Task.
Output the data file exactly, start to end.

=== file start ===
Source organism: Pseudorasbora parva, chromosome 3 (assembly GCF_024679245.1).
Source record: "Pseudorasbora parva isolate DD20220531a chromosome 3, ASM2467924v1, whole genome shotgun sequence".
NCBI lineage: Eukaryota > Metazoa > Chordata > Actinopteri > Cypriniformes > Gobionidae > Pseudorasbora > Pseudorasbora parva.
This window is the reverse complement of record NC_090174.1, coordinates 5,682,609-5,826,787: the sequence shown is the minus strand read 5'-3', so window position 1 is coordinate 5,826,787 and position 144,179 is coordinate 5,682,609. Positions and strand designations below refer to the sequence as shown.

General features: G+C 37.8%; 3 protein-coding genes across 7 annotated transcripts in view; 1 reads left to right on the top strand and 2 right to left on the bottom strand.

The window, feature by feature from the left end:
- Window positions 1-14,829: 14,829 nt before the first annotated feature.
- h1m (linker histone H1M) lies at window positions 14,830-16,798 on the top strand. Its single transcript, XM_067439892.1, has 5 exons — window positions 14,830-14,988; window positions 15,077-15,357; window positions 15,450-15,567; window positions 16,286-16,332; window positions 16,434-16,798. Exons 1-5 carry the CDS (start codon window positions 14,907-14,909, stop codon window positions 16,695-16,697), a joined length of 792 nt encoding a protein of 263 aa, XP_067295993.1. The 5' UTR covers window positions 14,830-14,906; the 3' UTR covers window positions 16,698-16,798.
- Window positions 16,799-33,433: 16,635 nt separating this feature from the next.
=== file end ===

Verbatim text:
Source organism: Pseudorasbora parva, chromosome 3 (assembly GCF_024679245.1).
Source record: "Pseudorasbora parva isolate DD20220531a chromosome 3, ASM2467924v1, whole genome shotgun sequence".
NCBI lineage: Eukaryota > Metazoa > Chordata > Actinopteri > Cypriniformes > Gobionidae > Pseudorasbora > Pseudorasbora parva.
This window is the reverse complement of record NC_090174.1, coordinates 5,682,609-5,826,787: the sequence shown is the minus strand read 5'-3', so window position 1 is coordinate 5,826,787 and position 144,179 is coordinate 5,682,609. Positions and strand designations below refer to the sequence as shown.

General features: G+C 37.8%; 3 protein-coding genes across 7 annotated transcripts in view; 1 reads left to right on the top strand and 2 right to left on the bottom strand.

The window, feature by feature from the left end:
- Window positions 1-14,829: 14,829 nt before the first annotated feature.
- h1m (linker histone H1M) lies at window positions 14,830-16,798 on the top strand. Its single transcript, XM_067439892.1, has 5 exons — window positions 14,830-14,988; window positions 15,077-15,357; window positions 15,450-15,567; window positions 16,286-16,332; window positions 16,434-16,798. Exons 1-5 carry the CDS (start codon window positions 14,907-14,909, stop codon window positions 16,695-16,697), a joined length of 792 nt encoding a protein of 263 aa, XP_067295993.1. The 5' UTR covers window positions 14,830-14,906; the 3' UTR covers window positions 16,698-16,798.
- Window positions 16,799-33,433: 16,635 nt separating this feature from the next.